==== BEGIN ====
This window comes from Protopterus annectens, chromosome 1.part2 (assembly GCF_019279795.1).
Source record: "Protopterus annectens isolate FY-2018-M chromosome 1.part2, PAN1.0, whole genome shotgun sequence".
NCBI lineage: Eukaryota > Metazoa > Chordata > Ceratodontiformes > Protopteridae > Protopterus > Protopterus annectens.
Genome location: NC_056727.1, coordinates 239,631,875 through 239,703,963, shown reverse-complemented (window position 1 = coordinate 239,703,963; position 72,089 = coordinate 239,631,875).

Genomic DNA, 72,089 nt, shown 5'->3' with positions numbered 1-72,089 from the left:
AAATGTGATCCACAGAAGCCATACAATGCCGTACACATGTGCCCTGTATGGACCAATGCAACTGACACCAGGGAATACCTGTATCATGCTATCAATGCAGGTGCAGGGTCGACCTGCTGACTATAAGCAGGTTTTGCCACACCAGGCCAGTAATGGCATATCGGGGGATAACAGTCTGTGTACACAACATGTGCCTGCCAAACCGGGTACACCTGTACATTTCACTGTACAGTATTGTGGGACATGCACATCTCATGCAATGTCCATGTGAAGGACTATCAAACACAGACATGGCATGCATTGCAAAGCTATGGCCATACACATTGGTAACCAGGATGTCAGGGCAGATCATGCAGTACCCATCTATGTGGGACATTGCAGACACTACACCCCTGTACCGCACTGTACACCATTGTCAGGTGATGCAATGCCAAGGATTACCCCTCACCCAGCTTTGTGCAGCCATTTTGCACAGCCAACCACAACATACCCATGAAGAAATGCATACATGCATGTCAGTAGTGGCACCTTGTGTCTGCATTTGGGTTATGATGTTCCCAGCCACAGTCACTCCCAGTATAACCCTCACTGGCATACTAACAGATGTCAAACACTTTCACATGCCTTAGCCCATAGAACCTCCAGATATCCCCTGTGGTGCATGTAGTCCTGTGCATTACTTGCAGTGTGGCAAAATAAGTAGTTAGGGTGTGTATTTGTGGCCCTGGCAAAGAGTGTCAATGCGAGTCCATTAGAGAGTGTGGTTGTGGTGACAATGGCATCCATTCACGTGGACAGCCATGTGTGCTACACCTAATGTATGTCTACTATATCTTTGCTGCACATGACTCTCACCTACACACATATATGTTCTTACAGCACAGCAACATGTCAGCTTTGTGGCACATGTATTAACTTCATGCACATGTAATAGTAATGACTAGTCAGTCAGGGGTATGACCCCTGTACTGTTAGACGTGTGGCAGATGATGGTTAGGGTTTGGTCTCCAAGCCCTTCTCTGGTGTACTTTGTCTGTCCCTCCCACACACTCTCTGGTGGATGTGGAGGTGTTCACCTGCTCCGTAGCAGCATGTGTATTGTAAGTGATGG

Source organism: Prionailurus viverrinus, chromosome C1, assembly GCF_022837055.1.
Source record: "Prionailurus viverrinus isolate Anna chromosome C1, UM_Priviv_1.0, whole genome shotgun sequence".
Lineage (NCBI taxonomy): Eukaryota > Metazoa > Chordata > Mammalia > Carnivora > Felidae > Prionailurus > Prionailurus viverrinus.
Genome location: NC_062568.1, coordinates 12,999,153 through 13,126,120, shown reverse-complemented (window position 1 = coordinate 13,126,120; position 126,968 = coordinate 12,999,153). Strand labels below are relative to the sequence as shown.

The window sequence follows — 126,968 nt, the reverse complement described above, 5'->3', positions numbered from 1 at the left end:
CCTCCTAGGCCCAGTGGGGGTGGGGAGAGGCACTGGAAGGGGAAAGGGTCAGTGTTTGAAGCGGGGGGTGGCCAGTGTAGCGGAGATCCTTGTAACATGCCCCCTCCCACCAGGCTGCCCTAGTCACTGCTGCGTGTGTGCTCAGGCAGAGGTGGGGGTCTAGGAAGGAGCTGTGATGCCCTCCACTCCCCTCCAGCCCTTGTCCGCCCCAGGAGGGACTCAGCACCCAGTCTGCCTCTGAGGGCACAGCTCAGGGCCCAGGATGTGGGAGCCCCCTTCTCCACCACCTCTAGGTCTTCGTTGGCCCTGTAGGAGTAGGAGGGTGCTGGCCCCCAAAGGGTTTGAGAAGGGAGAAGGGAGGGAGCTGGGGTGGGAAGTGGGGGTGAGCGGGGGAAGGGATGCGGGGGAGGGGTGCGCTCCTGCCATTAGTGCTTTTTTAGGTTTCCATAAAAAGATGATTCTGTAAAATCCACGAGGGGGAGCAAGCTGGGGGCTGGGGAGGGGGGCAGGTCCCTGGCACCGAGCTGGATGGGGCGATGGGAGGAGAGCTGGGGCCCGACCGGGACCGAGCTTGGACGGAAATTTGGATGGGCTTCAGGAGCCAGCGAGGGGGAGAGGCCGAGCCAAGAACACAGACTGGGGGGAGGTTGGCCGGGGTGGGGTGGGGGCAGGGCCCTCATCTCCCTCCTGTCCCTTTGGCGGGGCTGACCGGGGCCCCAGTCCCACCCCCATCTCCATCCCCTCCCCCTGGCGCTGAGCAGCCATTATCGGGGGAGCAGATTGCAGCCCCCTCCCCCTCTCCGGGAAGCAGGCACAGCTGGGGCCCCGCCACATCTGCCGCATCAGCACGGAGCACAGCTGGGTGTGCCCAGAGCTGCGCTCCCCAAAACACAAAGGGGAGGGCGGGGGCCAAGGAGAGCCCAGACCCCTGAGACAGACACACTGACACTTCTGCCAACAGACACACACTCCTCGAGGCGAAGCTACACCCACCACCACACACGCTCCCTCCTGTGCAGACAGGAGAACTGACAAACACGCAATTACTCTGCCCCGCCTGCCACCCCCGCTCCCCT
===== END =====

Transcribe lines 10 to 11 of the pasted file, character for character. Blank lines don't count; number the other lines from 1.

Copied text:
Genome location: NC_062568.1, coordinates 12,999,153 through 13,126,120, shown reverse-complemented (window position 1 = coordinate 13,126,120; position 126,968 = coordinate 12,999,153). Strand labels below are relative to the sequence as shown.

The window sequence follows — 126,968 nt, the reverse complement described above, 5'->3', positions numbered from 1 at the left end: